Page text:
Indian Journal of Medical Research

: 2014  |  Volume : 139  |  Issue : 2  |  Page : 323--324

Need to revisit vitamin A supplementation programme in India

JK Raman, Deepika Nayar Chaudhery 
 Micronutrient Initiative 11, Zamroodpur Community Centre Kailash Colony Extension New Delhi 110 048, India

Correspondence Address:
Deepika Nayar Chaudhery
Micronutrient Initiative 11, Zamroodpur Community Centre Kailash Colony Extension New Delhi 110 048

How to cite this article:
Raman J K, Chaudhery DN. Need to revisit vitamin A supplementation programme in India.Indian J Med Res 2014;139:323-324

How to cite this URL:
Raman J K, Chaudhery DN. Need to revisit vitamin A supplementation programme in India. Indian J Med Res [serial online] 2014 [cited 2020 Jan 21 ];139:323-324
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The guidelines issued by the World Health Organization (WHO) [1] in 2011 reiterate their earlier recommendations supporting the use of high dose vitamin A supplements (VAS) to reduce child morbidity and mortality in populations where clinical and subclinical vitamin A deficiency (VAD) is a public health problem, i.e. where the prevalence of night blindness is 1 per cent or higher in children 24-59 months, or the prevalence of sub-clinical vitamin A deficiency (serum retinol 0.70 μmol/l or lower) is 20 per cent or higher in children 6-59 months of age.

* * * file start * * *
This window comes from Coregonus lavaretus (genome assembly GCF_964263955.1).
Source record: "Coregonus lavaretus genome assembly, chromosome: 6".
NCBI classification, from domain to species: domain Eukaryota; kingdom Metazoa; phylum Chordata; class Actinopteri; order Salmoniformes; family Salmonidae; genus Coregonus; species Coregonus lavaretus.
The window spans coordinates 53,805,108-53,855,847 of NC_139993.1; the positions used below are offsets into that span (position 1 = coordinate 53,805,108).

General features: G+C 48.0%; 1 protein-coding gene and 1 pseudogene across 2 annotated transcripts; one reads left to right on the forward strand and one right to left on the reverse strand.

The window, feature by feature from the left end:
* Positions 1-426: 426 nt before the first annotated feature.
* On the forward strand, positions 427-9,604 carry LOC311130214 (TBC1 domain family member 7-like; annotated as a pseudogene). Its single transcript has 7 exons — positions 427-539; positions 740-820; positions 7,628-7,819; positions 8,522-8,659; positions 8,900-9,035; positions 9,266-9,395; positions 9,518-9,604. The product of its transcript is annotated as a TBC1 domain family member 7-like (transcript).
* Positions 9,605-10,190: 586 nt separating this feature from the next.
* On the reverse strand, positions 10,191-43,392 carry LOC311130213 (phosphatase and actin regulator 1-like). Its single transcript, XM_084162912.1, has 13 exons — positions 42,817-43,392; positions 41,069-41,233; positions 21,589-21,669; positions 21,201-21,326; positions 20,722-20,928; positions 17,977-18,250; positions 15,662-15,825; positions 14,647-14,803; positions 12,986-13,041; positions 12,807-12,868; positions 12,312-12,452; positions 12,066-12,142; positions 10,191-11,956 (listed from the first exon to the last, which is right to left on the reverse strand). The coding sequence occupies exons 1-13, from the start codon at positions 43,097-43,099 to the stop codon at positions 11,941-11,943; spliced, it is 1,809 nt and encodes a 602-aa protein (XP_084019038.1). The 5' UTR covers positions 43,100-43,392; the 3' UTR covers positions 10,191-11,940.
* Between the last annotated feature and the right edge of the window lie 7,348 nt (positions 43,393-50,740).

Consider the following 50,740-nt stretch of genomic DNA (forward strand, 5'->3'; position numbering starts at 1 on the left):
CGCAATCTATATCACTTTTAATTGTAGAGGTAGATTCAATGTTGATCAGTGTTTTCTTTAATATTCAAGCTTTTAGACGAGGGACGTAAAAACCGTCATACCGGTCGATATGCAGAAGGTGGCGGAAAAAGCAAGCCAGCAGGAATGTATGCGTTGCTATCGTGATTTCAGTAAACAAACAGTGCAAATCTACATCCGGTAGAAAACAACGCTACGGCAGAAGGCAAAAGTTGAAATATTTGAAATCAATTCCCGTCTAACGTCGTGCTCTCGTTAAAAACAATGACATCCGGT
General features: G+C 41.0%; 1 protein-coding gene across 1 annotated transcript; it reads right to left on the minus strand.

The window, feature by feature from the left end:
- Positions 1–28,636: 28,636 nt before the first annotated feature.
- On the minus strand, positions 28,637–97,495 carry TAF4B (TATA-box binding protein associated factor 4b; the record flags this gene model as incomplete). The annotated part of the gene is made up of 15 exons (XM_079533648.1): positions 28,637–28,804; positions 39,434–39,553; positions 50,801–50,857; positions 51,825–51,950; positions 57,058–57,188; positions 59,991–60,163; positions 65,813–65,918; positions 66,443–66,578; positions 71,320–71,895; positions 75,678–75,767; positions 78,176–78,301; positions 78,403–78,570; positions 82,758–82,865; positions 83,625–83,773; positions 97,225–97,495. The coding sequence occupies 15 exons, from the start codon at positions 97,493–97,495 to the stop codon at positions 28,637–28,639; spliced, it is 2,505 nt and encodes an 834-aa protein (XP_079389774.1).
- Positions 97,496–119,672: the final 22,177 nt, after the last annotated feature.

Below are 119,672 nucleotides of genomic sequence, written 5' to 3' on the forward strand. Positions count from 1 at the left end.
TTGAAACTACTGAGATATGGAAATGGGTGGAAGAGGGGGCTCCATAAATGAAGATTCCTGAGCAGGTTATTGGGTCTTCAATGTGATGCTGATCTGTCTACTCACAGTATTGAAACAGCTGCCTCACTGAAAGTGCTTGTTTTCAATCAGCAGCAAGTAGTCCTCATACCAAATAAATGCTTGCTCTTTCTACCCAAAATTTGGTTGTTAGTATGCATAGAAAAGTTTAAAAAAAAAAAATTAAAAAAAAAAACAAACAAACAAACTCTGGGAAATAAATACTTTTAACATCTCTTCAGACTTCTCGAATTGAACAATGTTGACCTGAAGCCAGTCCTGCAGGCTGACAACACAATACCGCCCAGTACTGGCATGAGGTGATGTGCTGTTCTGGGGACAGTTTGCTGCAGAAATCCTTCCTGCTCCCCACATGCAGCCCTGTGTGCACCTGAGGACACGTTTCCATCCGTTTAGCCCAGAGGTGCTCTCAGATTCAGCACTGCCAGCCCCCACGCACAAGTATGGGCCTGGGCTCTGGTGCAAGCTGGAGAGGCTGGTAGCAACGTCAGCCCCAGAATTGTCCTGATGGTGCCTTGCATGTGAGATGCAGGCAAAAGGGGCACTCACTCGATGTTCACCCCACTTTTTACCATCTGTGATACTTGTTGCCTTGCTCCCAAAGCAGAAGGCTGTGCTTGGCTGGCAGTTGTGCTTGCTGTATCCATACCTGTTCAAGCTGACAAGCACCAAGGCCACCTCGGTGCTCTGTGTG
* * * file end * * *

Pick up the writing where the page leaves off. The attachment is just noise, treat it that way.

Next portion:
The National Programme for Prophylaxis against Blindness in Children due to Vitamin A Deficiency, of

the Government of India, has a provision for administering mega doses of vitamin A. It recommends for at least nine doses of vitamin A to be given to all children aged 9 to 59 months. The first dose of 100,000 International Unit (IU) is administered with measles vaccination at 9 months and subsequent doses of 200,000 IU each, every six months [2],[3] . It also recommends for one dose of vitamin A on measles case identification, irrespective of whether it has previously been administered prophylactically or given as routine immunization [4] .

Biannual Child Health and Nutrition Promotion Months to be held six months apart would offer a package of child health and nutrition services; of which, vitamin A supplementation for children would be an integral part. These months would have activities where the sub-center level health workers, in close coordination with the workers of the Integrated Child Development Services Scheme, will allot one week per village for delivery of the services as per detailed micro-plans. Components of the package would be decided by the States themselves as per the needs and priorities of each State and will include other interventions such as distribution of iron and folic acid tablets to pregnant women, salt testing for iodization at household level and catch up immunization activities [3] .